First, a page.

It was said, Lu’an Gua Pian was the earliest came from the Qiyun Mountain in Jinzhai country, so it is also called Qiyun Gua Pian. There is a bat cave at the south hillside; several tea trees grow at the entrance. Many bats living in the cave, the poo provides great and enough nutrients to the tea trees, make them growing strong. Those several tea trees are regarded as the Lu’an Gua Pian’s mother trees, and their products are honored as the best.
Camellia Sinensis Varieties
There are 3 main types of Camellia Sinensis growing in the plantations, provides source leaves for producing Lu’an Gua Pian tea.
The Native Species Old Tea Trees. The authentic Lu’an Gua Pian tea is made from the native species Camellia Sinensis; they are small or middle-leaf type, the local people called them “Ben Cha,” and many of them have been 100 years old. These old tea trees are rare, and their budding late, hard to satisfy the market need. So tea plantations introduced other types of tea trees.
Wuniu Zao Species. This type of tea tree is cultivated out in recent years. It is budding early and can be said that it provides leaves for the Mingqian Cha production in a specialty.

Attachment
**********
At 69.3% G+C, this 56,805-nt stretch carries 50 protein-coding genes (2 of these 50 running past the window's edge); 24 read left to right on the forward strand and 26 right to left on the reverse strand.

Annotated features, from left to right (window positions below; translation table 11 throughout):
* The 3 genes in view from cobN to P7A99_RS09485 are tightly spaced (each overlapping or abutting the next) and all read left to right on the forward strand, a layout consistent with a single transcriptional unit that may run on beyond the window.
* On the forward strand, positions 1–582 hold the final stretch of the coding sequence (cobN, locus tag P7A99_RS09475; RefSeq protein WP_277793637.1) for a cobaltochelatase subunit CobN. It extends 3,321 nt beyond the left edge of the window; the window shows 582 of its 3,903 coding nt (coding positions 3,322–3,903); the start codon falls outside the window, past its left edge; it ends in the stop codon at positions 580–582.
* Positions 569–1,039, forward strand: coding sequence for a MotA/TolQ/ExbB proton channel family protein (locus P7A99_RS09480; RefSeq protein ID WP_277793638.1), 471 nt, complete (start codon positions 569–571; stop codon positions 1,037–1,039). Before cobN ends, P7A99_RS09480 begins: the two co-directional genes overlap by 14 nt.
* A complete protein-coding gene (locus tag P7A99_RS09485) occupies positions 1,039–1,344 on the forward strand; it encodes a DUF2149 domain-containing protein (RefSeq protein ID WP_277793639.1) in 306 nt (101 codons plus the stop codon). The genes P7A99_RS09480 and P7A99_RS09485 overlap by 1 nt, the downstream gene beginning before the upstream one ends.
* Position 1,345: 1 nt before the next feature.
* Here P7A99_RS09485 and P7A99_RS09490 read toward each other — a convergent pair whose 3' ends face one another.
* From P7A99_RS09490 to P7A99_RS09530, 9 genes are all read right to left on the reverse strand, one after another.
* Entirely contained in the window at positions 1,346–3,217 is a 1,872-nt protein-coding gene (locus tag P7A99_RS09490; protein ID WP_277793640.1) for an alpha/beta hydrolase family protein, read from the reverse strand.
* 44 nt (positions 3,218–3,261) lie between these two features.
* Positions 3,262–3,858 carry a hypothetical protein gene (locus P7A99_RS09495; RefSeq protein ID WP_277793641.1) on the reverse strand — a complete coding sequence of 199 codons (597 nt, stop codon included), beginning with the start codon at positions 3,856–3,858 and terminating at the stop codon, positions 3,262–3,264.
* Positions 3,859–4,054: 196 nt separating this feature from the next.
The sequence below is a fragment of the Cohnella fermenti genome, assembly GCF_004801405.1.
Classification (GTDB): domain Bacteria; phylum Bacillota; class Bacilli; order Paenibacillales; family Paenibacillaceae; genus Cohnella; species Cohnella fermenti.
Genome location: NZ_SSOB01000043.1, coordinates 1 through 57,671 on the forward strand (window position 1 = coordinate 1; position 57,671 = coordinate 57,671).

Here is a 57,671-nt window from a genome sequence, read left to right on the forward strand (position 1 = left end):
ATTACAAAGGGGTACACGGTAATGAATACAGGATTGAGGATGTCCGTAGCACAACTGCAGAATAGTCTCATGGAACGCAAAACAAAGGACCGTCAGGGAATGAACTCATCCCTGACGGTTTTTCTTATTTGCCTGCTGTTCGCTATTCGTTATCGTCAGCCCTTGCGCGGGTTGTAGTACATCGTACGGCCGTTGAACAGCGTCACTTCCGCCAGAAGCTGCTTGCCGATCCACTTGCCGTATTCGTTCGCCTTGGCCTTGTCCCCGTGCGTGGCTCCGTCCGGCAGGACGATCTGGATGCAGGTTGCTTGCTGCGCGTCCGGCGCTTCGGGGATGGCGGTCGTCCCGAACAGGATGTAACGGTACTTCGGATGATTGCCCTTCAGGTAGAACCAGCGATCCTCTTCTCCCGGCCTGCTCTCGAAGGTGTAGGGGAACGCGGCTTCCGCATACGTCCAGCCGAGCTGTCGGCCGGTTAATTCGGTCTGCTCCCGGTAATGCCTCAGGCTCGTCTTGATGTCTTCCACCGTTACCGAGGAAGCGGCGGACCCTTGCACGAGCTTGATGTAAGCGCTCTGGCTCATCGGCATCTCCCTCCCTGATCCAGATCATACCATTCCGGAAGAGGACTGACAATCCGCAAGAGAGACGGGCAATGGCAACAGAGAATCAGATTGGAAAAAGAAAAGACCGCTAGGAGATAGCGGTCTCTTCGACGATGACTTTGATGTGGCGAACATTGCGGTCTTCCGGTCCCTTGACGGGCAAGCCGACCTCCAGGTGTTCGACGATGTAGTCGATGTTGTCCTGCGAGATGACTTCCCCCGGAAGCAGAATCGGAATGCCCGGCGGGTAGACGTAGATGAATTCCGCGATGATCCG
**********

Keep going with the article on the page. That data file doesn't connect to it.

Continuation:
Salix-leaf type. It was introduced to Anhui in the 1980s, a purpose for increasing the yield. This tea tree is named because of the salix-leaf-like leaves.
The Complicated Processing
Why the Lu’an Gua Pian tea looks so strange? It’s because of its unique and complicated processing. The processing of Lu’an Gua Pian tea is much complex than other green teas, and some steps can be said are full of theatricality.
Shortly after the Chinese New Year Festival, tea farmers begin to prepare tea leaves picking. Lu’an Gua Pian’s picking standard is different from other teas; it is sorted by the leaf growth sequence.
The new buds will shoot at the end of March and grow into the first leaf at the beginning of April. The second leaf comes in early April, and the third comes in the midmonth. The fourth leaf shoots in at about 20th, which the day called Guyu. At this time, the tea farmers will pick up the second leaf.
They think that this second leaf, also the third on the branch, is rich in nutrition and has an excellent fresh degree. 1-2 days after picking it, the leaf comes third, also growing into the second position; tea farmers will start a new round of picking.
The best harvest time of Lu’an melon seed tea is ten days before or after Guyu. Once May comes, the temperature getting high and the leaves growing old, and the quality gets worse.
After the fresh leaves picking, tea farmers will screen them first, pick out the second leaves, which up to standard. The left tea stems and other leaves will be made into the by-products.
As a green tea, Lu’an Gua Pian hadn’t been fermented during processing; the natural fermenting must be stopped by a step called Fixation. And this processing is also called “Flame Work,” it’s very complex and essential. Just like the Xinyang Maojian tea, it will take two parts.